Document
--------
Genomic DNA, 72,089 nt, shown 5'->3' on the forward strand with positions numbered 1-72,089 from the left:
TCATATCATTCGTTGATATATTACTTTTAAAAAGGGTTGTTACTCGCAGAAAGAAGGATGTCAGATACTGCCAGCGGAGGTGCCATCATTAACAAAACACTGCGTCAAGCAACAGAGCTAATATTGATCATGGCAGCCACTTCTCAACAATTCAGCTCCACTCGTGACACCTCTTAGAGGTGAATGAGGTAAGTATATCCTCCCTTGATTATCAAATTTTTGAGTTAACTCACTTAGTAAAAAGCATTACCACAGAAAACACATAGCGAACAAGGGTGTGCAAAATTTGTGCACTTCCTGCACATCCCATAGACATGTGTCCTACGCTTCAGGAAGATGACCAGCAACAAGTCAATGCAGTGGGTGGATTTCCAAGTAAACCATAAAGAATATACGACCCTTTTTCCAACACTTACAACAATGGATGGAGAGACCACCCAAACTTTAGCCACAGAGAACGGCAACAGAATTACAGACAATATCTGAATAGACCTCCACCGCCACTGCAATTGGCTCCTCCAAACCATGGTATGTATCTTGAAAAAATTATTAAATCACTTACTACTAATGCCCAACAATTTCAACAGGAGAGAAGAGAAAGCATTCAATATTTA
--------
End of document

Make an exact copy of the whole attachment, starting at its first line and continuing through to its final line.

Genomic DNA, 72,089 nt, shown 5'->3' on the forward strand with positions numbered 1-72,089 from the left:
TCATATCATTCGTTGATATATTACTTTTAAAAAGGGTTGTTACTCGCAGAAAGAAGGATGTCAGATACTGCCAGCGGAGGTGCCATCATTAACAAAACACTGCGTCAAGCAACAGAGCTAATATTGATCATGGCAGCCACTTCTCAACAATTCAGCTCCACTCGTGACACCTCTTAGAGGTGAATGAGGTAAGTATATCCTCCCTTGATTATCAAATTTTTGAGTTAACTCACTTAGTAAAAAGCATTACCACAGAAAACACATAGCGAACAAGGGTGTGCAAAATTTGTGCACTTCCTGCACATCCCATAGACATGTGTCCTACGCTTCAGGAAGATGACCAGCAACAAGTCAATGCAGTGGGTGGATTTCCAAGTAAACCATAAAGAATATACGACCCTTTTTCCAACACTTACAACAATGGATGGAGAGACCACCCAAACTTTAGCCACAGAGAACGGCAACAGAATTACAGACAATATCTGAATAGACCTCCACCGCCACTGCAATTGGCTCCTCCAAACCATGGTATGTATCTTGAAAAAATTATTAAATCACTTACTACTAATGCCCAACAATTTCAACAGGAGAGAAGAGAAAGCATTCAATATTTA